Have you ever seen your cat reverse sneeze, and it looks like they are choking, having an asthma attack, or vomiting? Reverse sneezing in cats can be frightening, especially if your feisty feline is distressed. As frightening as it can be, is reverse sneezing in cats normal?
Reverse sneezing is not as widespread in felines as in canines. However, that does not mean it is abnormal, as it can also occur in cats. Reverse sneezing is typically nothing to worry about if it does not go on for more than a few minutes and does not happen too often.
A variety of physical conditions can initiate reverse sneezing. If you plan to be familiar with more about reverse sneezing in cats, check out this article.
A typical sneeze occurs when the cat expels air from their noses to eliminate mucus and other irritants. A reverse sneeze consists of rapid air breathing into the pharynx or windpipe, and the air travels into the airways to remove foreign materials. When a feline reverse sneezes, it may seem like they are choking, having an asthma attack, or retching.
There are a wide variety of causes of reverse sneezing in cats. Typically, cats reverse sneeze as an allergic response or to remove a foreign object from their nose. Other times, it can be a sign of an infection or even disease. Cats may reverse sneeze due to:
Excitement is another potential cause of reverse sneezing in cats, as they react to emotional stimuli.
Typically during a reverse sneeze, a cat will close their eyes, extend their back, and there is usually backward movement of the head. This positioning is what is referred to as orthopneic posture. The cat may make a loud sound like snorting, gasping, or honking. During the reverse sneeze, the soft palate spasms, causing the peculiar sounds you may hear.
An occurrence of reverse sneezing can go on from a few seconds to a minute. If it lasts any longer, there is a greater chance the cat may vomit. Most of the time, reverse sneezing is not a cause for concern, but seeing and hearing your cat doing this can be startling. Reverse sneezing is more commonplace in canines than felines.
Symptoms of reverse sneezing in felines can differ based on severity. During a reverse sneeze, cats typically stand still and exhibit orthopneic posture. It may be concerning to see, but it will only last briefly. Some of the symptoms of reverse sneezing in a cat are:
Suppose a disease or infection of the respiratory tract triggers the symptoms of reverse sneezing. In that case, some of the indicators presented consist of fever, loss of energy, runny nose, and cough. It can look like the cat is in physical distress, but reverse sneezing usually is not serious.
You can help your cat who is reverse sneezing by gently massaging their throat, which can relieve some discomfort. Vets may sometimes suggest that you treat reverse sneezing with:
An antihistamine is often used to treat reverse sneezing if allergies cause it. If your veterinarian approves of the use of Benadryl, this may be helpful. Benadryl can be utilized to remedy itchiness and inflammation. However, never give your feline gel capsules, as they contain ingredients that are poisonous to felines.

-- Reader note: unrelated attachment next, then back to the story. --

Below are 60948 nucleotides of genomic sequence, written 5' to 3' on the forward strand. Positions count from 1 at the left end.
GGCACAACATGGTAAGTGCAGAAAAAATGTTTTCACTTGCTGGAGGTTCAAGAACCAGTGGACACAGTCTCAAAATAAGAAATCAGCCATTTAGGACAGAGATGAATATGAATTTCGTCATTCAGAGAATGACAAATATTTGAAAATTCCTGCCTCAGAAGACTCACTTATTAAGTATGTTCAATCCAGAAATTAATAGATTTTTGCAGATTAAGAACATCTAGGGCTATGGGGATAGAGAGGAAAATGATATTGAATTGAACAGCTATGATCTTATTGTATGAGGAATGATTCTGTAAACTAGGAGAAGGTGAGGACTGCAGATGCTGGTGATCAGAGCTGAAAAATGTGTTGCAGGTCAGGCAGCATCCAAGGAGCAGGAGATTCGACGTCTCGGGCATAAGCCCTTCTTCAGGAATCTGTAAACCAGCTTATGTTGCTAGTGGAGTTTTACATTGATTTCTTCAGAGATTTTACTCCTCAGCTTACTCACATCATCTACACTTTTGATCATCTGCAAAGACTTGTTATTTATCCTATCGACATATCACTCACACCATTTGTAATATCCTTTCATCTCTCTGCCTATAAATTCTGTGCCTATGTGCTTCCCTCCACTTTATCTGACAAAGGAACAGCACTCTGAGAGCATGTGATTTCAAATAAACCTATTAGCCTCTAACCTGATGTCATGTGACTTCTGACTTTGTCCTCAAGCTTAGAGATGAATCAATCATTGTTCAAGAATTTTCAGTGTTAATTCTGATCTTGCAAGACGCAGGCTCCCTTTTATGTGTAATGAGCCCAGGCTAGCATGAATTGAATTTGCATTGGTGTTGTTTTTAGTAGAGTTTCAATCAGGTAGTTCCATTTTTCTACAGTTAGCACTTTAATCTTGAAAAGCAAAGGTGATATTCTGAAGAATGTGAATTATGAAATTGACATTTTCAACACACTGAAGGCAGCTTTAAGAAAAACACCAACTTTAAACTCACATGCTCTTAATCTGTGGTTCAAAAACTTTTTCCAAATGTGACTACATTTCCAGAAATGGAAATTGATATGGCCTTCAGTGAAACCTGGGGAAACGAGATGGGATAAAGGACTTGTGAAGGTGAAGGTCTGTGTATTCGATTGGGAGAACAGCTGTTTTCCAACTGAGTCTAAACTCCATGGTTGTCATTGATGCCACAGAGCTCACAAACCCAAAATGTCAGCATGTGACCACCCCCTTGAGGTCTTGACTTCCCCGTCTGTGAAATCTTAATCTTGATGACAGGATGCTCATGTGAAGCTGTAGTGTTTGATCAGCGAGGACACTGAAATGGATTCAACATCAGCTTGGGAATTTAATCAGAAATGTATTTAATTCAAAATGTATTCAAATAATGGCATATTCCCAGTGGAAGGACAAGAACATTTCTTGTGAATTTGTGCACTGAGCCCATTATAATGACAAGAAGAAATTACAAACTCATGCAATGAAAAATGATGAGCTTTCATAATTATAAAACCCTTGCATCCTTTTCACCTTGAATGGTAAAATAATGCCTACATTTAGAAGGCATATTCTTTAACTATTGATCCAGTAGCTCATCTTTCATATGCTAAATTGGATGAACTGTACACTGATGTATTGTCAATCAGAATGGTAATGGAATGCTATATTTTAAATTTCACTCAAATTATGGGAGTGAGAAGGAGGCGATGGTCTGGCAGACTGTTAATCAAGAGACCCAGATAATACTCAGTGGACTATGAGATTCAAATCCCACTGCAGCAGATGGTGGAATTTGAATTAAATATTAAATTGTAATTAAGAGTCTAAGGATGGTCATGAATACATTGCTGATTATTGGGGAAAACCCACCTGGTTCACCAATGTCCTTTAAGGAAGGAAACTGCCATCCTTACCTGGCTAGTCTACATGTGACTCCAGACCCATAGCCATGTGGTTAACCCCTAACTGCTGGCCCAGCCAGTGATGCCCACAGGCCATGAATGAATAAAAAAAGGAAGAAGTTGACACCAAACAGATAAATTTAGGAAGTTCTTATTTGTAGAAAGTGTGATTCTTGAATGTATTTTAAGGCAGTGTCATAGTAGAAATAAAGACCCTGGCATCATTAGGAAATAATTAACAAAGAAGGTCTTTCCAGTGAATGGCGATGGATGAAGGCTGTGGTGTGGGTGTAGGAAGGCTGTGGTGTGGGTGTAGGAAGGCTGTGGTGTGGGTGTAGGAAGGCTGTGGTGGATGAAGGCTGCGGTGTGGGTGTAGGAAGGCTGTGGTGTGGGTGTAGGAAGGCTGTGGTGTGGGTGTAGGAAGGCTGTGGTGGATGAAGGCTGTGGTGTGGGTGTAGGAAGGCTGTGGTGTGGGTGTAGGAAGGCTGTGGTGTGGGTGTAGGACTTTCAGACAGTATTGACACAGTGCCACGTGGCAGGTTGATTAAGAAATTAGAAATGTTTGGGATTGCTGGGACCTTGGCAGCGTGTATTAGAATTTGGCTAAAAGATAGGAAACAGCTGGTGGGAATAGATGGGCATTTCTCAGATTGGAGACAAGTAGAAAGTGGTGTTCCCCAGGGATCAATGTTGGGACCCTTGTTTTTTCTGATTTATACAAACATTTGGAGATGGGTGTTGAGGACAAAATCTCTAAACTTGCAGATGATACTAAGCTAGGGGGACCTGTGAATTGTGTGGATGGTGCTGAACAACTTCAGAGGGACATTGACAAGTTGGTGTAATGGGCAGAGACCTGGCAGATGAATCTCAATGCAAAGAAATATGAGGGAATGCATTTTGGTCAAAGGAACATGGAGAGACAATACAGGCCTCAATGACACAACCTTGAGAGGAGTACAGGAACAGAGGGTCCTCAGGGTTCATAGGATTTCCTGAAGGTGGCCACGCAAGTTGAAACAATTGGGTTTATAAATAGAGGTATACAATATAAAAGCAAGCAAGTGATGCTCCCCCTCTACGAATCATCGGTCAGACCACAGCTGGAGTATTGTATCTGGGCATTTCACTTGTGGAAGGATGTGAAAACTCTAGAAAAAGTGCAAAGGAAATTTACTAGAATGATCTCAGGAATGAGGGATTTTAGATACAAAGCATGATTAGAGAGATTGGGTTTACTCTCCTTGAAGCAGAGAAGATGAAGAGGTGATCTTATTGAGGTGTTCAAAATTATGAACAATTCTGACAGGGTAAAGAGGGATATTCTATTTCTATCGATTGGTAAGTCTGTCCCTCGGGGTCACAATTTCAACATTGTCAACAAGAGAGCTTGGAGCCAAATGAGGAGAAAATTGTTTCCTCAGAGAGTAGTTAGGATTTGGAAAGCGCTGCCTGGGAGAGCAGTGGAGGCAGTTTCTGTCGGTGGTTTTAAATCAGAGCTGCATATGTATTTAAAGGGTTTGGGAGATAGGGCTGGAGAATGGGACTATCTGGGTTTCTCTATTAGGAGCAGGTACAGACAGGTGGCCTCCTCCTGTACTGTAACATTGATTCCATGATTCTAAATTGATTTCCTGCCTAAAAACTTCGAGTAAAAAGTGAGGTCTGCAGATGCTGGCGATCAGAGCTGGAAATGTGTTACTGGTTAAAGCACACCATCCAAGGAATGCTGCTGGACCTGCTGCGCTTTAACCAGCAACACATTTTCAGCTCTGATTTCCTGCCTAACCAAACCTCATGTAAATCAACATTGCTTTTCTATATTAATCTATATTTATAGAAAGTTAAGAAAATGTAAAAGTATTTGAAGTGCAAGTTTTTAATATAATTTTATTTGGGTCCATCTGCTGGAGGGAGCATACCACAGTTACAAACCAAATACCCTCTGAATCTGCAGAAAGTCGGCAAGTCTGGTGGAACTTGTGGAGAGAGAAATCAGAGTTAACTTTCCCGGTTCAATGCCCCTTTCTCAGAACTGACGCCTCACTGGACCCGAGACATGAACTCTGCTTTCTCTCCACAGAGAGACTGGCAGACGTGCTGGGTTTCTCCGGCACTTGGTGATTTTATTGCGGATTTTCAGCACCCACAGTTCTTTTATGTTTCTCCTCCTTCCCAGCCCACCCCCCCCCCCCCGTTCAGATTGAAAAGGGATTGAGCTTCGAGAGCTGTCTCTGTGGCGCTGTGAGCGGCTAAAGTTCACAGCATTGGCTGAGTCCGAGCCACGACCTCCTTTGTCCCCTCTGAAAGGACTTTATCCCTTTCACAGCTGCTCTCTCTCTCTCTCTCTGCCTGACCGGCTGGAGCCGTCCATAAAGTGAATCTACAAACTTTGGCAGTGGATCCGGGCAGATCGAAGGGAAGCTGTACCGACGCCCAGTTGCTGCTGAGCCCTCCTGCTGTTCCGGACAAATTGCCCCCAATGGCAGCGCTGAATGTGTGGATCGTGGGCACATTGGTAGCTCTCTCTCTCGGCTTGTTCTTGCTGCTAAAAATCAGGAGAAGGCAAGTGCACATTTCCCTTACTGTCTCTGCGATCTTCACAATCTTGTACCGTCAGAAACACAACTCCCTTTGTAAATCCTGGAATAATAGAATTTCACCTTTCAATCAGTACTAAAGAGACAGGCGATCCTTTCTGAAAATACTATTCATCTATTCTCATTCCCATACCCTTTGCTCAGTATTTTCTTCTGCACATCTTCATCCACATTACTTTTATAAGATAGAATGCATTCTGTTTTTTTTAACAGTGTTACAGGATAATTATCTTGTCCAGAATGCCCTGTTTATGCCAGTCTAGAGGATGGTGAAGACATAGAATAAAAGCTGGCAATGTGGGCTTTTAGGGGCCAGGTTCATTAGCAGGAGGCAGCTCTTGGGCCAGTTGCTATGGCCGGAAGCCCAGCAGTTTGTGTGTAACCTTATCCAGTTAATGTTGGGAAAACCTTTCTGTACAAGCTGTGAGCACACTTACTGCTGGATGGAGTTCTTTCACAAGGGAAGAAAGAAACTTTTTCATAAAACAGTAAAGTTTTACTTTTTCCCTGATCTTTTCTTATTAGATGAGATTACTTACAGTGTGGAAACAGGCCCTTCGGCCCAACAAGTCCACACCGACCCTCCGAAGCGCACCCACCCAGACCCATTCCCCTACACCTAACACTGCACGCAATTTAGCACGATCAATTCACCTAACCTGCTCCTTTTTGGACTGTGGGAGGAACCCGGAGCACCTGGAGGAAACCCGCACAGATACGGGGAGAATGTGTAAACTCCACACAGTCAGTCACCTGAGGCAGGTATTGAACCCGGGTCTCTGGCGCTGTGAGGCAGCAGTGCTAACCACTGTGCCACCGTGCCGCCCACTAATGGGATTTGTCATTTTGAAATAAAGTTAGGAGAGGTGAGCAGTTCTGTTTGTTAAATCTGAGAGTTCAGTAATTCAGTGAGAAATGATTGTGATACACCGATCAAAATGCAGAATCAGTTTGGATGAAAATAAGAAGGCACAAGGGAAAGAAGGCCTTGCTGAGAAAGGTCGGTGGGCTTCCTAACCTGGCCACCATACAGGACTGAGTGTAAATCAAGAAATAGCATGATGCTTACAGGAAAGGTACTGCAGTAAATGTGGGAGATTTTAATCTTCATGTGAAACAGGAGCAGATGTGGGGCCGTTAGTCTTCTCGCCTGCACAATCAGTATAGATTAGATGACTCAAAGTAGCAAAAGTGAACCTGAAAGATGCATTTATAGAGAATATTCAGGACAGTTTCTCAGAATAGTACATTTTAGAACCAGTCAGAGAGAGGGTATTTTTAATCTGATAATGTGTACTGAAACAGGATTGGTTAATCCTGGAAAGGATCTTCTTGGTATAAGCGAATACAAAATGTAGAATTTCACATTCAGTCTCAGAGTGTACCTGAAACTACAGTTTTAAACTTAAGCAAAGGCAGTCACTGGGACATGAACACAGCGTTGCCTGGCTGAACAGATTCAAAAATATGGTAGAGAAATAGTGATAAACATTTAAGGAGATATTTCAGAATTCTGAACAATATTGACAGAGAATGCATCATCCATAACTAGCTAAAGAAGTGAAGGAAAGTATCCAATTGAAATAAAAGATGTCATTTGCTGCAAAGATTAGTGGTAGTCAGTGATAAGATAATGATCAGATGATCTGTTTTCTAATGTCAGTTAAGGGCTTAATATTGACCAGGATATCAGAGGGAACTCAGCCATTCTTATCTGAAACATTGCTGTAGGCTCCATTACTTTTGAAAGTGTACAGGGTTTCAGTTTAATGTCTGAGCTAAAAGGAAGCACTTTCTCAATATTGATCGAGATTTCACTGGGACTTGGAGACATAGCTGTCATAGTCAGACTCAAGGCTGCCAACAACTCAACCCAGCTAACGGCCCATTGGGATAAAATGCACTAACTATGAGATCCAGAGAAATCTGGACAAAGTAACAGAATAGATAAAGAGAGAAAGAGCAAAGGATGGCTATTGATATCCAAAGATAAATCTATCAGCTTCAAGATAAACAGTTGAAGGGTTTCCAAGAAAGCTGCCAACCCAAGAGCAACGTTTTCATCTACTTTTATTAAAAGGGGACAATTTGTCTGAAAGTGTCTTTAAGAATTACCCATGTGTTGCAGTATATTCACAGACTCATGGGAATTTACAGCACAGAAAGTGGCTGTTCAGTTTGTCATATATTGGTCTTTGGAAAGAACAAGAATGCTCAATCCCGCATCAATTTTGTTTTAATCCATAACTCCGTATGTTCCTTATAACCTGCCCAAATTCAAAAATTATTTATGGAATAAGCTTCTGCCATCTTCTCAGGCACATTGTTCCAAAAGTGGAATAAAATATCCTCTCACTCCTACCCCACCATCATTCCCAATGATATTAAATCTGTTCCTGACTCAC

The appropriate dosage for Benadryl in cats is one milligram for every pound of their body weight. If you have a ten-pound cat, give them ten milligrams of Benadryl. Tablets come in 25 and 12.5 mg, so you would dose ¼ of a 25 mg or ¾ of a 12.5 mg tablet. However, some cats should not be given Benadryl:
Always use tablets that are scored, if available, to prevent overdosing. Benadryl should only be used on a short-term basis in cats. Talk to your vet prior to giving your cat any medications. You should also take them to the vet if the reverse sneezing lasts more than a few minutes, as it can indicate an underlying problem.
A sedated oral exam may be a wise idea. If symptoms persist, an endoscopic exam with anesthesia may be needed to determine if there is foreign material in the nasal cavity. If foreign material is found, it is typically removed with the attachment on the endoscope. There may also be additional testing if the veterinarian deems it necessary.
Reverse sneezing is not as routine in felines as it is in canines. However, it is usually not serious and nothing to worry about as long as it does not continue for a long time. It can happen every so often if there is a trigger, such as a foreign object, dust, or pollen in the nasal cavity. Your cat should always be examined to ensure it is just a reverse sneeze.
Reverse sneezing is when a cat rapidly breathes into their windpipe causing air to travel into their airway and remove foreign materials. It is simply the cat’s way of clearing out their nasal passages. Although it is not common in cats, it is not abnormal.